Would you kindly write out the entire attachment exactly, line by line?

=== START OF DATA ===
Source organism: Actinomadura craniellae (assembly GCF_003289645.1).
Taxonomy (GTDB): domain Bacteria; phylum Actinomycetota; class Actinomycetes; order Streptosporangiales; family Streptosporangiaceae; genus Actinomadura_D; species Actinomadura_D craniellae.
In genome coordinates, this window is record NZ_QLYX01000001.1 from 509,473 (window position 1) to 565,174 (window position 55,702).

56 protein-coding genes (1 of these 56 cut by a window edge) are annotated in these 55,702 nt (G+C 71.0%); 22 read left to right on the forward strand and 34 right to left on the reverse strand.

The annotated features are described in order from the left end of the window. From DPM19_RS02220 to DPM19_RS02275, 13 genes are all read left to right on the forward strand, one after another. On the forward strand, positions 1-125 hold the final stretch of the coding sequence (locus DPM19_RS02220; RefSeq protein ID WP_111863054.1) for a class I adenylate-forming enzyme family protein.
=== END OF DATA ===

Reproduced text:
Source organism: Actinomadura craniellae (assembly GCF_003289645.1).
Taxonomy (GTDB): domain Bacteria; phylum Actinomycetota; class Actinomycetes; order Streptosporangiales; family Streptosporangiaceae; genus Actinomadura_D; species Actinomadura_D craniellae.
In genome coordinates, this window is record NZ_QLYX01000001.1 from 509,473 (window position 1) to 565,174 (window position 55,702).

56 protein-coding genes (1 of these 56 cut by a window edge) are annotated in these 55,702 nt (G+C 71.0%); 22 read left to right on the forward strand and 34 right to left on the reverse strand.

The annotated features are described in order from the left end of the window. From DPM19_RS02220 to DPM19_RS02275, 13 genes are all read left to right on the forward strand, one after another. On the forward strand, positions 1-125 hold the final stretch of the coding sequence (locus DPM19_RS02220; RefSeq protein ID WP_111863054.1) for a class I adenylate-forming enzyme family protein.